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Gene editing prescriptions by 2023?
“First CRISPR gene-editing drug is coming, possibly as soon as next year,” an article in fast company announced last week. “Soon, we could see regulators approving the first-ever treatment using this gene-editing technology in an effort to combat rare inherited blood disorders that affect millions of people around the world.”
Biotech industry watchers have known for years that it was only a matter of time before gene-editing drugs hit the market. MIT’s NEWDIGS drug development program predicts that more than 60 gene and cell therapies could be available to consumers by 2030.
But news that Vertex Pharmaceuticals (NASDAQ:VRTX) could have the first gene-editing drug on the market as soon as next Christmas still surprises many. Vertex shares have added $10 billion to its market capitalization since mid-June.
And it’s a game-changing technology. Rather than relying on small molecules or biologics, gene-editing drugs alter the literal genome of bacteria, cancer cells, or their human hosts. Genetic disorders could soon be literally “erased” from a person.
As companies finally get their gene therapy drugs approved, headlines like this will continue to snowball. Investors ready to step in early have the most to gain as CRISPR-led companies disrupt the $10 trillion healthcare market.
The 7 gene-editing companies shaking up the $10 trillion healthcare market
Almost three decades ago, a retired investment professional gave me some advice.
“Tom – there are going to be three technological revolutions in your life,” he said. “First it’s information technology…then biotechnology…then nanotechnology. Be sure to remember that.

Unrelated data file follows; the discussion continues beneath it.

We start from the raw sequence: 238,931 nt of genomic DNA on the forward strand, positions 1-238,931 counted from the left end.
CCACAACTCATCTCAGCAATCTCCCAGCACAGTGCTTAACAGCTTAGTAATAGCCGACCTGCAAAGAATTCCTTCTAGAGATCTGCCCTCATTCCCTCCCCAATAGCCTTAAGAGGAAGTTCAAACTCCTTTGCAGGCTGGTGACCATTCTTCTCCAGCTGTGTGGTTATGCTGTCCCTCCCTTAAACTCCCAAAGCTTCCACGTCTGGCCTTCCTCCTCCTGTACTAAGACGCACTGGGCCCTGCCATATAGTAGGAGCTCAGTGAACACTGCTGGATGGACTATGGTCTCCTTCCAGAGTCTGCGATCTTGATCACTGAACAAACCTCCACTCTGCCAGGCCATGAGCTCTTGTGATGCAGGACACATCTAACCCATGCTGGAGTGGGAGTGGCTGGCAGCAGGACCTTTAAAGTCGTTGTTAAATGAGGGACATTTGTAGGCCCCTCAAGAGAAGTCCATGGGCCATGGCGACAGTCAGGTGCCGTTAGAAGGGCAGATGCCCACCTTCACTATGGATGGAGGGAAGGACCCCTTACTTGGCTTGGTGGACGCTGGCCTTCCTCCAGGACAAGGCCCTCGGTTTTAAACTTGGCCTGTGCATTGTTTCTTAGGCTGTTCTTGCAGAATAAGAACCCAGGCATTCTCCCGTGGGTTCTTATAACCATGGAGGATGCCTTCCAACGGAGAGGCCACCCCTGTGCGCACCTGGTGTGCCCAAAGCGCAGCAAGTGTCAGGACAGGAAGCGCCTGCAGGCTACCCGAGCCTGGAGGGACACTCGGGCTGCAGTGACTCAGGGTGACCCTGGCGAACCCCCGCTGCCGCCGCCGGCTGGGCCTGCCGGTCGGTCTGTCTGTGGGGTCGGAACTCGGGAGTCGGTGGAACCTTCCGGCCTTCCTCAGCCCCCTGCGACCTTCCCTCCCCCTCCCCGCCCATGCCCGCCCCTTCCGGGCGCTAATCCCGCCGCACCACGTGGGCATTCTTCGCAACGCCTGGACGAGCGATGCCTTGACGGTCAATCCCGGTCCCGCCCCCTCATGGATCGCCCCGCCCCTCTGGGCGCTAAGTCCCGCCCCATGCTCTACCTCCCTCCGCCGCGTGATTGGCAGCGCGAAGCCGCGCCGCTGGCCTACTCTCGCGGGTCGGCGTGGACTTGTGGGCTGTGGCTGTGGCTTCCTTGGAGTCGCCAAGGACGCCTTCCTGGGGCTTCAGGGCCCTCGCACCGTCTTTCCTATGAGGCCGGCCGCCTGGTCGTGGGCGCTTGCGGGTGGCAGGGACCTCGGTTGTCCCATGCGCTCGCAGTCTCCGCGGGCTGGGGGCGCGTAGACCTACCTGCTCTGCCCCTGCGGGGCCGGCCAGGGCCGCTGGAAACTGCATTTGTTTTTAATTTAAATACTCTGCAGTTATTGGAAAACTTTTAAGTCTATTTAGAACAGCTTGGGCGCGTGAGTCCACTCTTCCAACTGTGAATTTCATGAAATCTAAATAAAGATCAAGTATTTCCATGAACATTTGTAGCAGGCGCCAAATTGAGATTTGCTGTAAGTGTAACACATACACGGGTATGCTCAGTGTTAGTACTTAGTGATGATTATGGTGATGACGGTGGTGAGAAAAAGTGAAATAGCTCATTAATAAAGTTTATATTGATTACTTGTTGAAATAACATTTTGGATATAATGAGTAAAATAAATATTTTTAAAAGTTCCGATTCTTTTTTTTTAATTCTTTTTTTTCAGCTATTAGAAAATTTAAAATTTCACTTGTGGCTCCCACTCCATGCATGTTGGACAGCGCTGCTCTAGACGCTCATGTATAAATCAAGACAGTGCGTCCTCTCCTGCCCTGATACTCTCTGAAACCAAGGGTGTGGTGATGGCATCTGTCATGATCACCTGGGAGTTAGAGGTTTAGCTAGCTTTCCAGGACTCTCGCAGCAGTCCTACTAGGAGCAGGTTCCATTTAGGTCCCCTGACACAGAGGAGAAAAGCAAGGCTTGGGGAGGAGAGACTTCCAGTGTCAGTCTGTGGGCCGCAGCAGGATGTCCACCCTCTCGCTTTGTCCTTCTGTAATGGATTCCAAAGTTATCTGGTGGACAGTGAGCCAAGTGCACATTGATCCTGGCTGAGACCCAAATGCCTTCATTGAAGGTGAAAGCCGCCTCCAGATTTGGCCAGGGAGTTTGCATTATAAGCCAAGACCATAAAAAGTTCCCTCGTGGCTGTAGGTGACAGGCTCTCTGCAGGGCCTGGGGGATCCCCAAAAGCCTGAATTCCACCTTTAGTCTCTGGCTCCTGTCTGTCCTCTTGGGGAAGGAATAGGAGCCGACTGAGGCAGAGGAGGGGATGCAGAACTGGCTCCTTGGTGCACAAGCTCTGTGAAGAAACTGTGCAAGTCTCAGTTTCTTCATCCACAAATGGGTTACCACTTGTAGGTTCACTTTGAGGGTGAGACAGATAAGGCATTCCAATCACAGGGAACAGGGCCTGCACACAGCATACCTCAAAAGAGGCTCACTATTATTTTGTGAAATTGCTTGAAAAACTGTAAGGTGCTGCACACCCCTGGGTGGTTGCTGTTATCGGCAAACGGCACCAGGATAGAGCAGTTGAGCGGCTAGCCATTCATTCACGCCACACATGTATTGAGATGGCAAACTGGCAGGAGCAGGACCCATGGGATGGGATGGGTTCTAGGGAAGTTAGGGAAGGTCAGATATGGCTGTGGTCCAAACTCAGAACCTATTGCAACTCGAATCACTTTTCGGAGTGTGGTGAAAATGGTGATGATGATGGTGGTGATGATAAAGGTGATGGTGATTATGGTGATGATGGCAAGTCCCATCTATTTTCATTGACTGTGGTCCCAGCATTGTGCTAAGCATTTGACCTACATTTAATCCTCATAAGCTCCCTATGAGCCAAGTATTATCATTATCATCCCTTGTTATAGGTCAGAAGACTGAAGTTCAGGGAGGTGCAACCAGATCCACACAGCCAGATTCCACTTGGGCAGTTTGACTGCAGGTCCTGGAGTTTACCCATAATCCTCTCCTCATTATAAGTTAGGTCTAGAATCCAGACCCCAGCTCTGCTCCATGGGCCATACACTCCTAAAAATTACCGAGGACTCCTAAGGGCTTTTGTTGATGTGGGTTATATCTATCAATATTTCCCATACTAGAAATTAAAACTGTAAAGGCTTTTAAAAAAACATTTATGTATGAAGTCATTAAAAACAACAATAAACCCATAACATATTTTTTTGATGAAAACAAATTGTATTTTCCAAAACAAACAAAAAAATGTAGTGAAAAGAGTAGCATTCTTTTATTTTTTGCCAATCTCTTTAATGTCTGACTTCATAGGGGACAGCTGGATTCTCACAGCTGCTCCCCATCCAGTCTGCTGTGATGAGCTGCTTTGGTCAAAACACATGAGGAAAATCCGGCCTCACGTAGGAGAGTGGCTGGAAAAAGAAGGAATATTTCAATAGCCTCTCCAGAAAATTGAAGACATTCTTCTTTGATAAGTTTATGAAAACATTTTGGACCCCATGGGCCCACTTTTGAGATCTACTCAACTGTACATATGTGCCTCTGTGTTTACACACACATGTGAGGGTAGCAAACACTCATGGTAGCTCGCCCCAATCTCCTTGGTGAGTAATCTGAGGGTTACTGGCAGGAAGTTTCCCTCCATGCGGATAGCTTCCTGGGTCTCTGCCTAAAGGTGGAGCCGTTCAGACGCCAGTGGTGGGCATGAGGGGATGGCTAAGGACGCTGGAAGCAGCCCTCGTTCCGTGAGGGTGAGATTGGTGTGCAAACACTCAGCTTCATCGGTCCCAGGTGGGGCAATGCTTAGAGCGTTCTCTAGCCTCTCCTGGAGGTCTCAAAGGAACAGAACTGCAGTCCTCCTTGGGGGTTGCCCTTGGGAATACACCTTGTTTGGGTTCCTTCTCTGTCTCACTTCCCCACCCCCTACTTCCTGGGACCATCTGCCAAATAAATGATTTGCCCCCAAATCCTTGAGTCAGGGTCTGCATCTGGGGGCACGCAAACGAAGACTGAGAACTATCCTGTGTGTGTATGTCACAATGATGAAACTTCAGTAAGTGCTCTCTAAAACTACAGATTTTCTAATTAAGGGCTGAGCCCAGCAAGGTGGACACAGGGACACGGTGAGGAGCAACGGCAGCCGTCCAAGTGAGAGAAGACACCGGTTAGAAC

It wasn’t just my first exposure to long-term thematic investing…
…his words were surprisingly prescient.
Over the next decade, the development of the Internet and faster processors unleashed untold first-wave power: information technology.
Seemingly sentient chatbots… supercomputers the size of kit-kat bars… even an AI that can draw pictures of the Kool-Aid Man in ancient hieroglyphics.
Investors also largely benefited. $10,000 invested in Apple three decades ago is worth more than $5 million today. And since then, venture capitalists have made outsized bets to find the next Amazon/Netflix/Tesla.
The rise of biotechnology
Over the past decade, another industry has also quietly taken off:
The invention of CRISPR gene-editing technologies created a whole new class of drugs that cured patients by using genetic “scissors” to cut out certain genes.
In other words, once-incurable cellular disorders, from cancer to sickle cell disease, may soon be “erased” from your genome. It’s a healthcare revolution waiting to happen.
But investors have a problem. Much like the early years of internet competition, CRISPR drug dominance is still a game to be won.
For drugmakers themselves, early leaders like Vertex Pharmaceuticals can quickly fall behind if other platforms prove more successful. Investors would do well to remember that he was eBay (NASDAQ:EBAY), not Amazon (NASDAQ:AMZN) which was once the world leader in e-commerce profits.
And ‘pick and shovel’ games aren’t necessarily winners either, as a tech giant Cisco (NASDAQ:CSCO) learned the hard way when he started Palo Alto Networks (NASDAQ:PANW) took the top spot in the lucrative firewall market.
Today, biotech support companies like Veeva systems (NYSE:VEEV) are regularly viewed online as “a mess,” as one employee put it.
“The product got you here, but current practices won’t keep you on top,” grumbled another.
But as the first round of CRISPR drugs move toward FDA approval, there are clues about which companies will emerge ahead.
Speed to market. Precursors still have a significant advantage, even if it does not guarantee their dominance. Today, no less than seven companies have CRISPR therapies for sickle cell disease in their pipeline; approval of Vertex Pharmaceutical’s CTX001 therapy could give the company significant market share years before rivals exit.